With the release of Linux-based Ubuntu Server 18.10 on Thursday, Canonical indicates it has its eyes on the financial services market. As with any of its server releases, Canonical's primary goal is to entice enterprise users, but now the Isle of Man-based company says it's specifically working to address the needs of the FinTech folks.
"This year, the financial services industry has engaged significantly with Canonical and Ubuntu for infrastructure efficiency on-premise and to accelerate their move to the cloud," Canonical said in its statement announcing the release. "The push for machine learning analytics and of FinTech efforts around blockchain, distributed ledger applications and cryptocurrencies are current drivers of Ubuntu investments and deployments."
Blockchain, along with a heavy dose of artificial intelligence and machine learning, are key to attracting interest from financial institutions that are currently seeking to augment or replace their legacy solutions. And like other enterprise customers, the financial folks are looking at ways to incorporate public clouds into their infrastructure with a hybrid multi-cloud approach using cloud native software.
Ubuntu Server 18.10 seeks to make that process as easy as possible. Images of the new release are available on all major public clouds, and include minimal images for popular container workloads. For private clouds, Ubuntu 18.10 ships with OpenStack Rocky for AI and NFV hardware acceleration and Ceph Mimic to reduce storage overhead.
Ubuntu Server 18.10 also includes Kubernetes version 1.12, the latest and greatest version of the container orchestration engine, which brings increased security and scalability by automating the provisioning of clusters with transport layer encryption and is more responsive to dynamic workloads through faster scaling.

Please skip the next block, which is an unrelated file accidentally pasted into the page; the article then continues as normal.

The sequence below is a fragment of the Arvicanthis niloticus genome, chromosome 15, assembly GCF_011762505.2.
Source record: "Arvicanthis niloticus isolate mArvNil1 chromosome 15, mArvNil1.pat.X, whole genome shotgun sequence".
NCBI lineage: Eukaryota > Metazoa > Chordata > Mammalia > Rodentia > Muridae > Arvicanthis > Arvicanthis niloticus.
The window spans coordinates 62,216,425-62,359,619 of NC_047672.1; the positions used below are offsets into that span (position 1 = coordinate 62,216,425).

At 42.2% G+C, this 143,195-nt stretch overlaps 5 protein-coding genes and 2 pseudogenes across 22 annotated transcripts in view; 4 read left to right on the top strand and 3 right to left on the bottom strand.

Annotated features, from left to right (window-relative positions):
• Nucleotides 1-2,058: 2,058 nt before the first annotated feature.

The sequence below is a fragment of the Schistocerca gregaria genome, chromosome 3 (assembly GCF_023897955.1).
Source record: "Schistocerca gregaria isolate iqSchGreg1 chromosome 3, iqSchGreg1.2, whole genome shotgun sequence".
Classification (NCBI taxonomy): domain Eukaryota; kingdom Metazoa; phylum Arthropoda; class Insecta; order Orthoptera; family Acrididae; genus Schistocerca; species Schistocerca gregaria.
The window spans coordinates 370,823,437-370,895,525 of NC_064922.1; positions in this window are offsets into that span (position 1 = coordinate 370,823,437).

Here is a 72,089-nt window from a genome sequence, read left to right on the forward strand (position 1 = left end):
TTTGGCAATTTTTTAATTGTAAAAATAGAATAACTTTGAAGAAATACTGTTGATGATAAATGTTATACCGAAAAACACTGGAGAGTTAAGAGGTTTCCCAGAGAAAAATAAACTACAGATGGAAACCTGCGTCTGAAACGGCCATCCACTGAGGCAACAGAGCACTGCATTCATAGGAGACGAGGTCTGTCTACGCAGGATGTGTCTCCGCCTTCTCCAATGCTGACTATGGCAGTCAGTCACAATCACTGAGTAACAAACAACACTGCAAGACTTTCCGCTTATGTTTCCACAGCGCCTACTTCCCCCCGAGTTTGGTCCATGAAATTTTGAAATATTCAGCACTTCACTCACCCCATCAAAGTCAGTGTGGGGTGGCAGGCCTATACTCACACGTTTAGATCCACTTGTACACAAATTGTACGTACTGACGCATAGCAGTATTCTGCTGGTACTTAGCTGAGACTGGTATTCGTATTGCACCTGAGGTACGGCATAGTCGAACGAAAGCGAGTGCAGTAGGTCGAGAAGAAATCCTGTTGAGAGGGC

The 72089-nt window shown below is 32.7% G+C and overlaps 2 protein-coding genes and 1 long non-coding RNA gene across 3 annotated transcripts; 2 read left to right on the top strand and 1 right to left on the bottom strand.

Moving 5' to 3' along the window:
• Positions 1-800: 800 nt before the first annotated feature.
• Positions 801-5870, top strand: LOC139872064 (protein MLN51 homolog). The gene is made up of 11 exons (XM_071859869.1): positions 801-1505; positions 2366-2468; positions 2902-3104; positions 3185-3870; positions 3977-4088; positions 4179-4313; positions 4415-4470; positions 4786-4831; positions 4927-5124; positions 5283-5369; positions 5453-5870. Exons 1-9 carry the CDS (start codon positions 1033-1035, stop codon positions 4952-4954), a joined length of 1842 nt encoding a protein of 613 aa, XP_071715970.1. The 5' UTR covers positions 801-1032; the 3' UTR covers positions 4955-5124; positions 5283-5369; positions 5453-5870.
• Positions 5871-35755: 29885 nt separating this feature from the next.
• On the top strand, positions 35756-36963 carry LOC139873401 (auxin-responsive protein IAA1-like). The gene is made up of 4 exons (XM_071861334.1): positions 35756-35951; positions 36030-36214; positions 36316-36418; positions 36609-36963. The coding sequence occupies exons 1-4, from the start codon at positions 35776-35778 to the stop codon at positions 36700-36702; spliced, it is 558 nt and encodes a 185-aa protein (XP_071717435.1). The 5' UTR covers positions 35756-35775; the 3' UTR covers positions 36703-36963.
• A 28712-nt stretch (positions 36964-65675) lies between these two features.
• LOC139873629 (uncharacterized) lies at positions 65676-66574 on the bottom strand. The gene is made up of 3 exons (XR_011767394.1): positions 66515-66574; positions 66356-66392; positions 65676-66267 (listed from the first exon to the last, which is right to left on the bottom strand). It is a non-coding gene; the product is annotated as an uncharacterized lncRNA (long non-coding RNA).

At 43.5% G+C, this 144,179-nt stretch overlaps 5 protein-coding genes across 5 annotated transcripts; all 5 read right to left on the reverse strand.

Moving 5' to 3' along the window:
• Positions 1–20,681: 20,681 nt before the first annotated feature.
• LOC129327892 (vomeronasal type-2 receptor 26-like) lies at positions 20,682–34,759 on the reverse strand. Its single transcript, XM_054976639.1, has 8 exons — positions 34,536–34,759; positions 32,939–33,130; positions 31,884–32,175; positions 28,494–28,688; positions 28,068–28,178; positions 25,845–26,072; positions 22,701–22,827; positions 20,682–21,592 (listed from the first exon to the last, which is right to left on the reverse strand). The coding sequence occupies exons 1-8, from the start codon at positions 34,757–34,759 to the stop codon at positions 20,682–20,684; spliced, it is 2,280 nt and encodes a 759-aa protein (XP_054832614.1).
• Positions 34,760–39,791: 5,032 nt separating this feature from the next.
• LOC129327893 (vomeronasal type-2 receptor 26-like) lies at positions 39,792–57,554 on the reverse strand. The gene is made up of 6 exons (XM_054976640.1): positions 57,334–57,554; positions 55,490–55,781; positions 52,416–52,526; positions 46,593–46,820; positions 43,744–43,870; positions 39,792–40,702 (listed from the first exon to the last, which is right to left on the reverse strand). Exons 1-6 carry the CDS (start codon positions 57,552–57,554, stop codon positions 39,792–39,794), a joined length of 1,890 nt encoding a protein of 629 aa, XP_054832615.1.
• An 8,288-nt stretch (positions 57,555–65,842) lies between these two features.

"Ubuntu is now the world’s reference platform for AI engineering and analytics," Mark Shuttleworth, Canonical's CEO said in a statement. "We accelerate developer productivity and help enterprises operate at speed and at scale, across multiple clouds and diverse edge appliances."
Don't expect to see this version widely deployed in data centers. Although fully ready for prime time, it's an interim release and will only be supported until July 2019. Most production users will be waiting for version 20.04, the next long term support (LTS) release which will roll out in April 2020 and will be supported until 2025.
However, because these interim releases provide newer compilers along with access to newer kernels and newer libraries, they are typically widely adopted by developers and DevOps. Indeed, there are plenty of toolchain updates in this release to catch the attention of devs, starting with an upgrade of the GNU Compiler Collection (GCC) to version 8.2. In addition, the OS offers libc 2.28, OpenJDK 11, Ruby 2.5.1, PHP 7.2.10, Perl 5.26.2, and Golang 1.10.4. Python 3.6.7 is offered as default, with Python 3.7.1 also supported.
The release, available for download on the Ubuntu website, is built on Linux kernel 4.18 which was just released in August, and includes support for IBM Z and LinuxONE mainframes.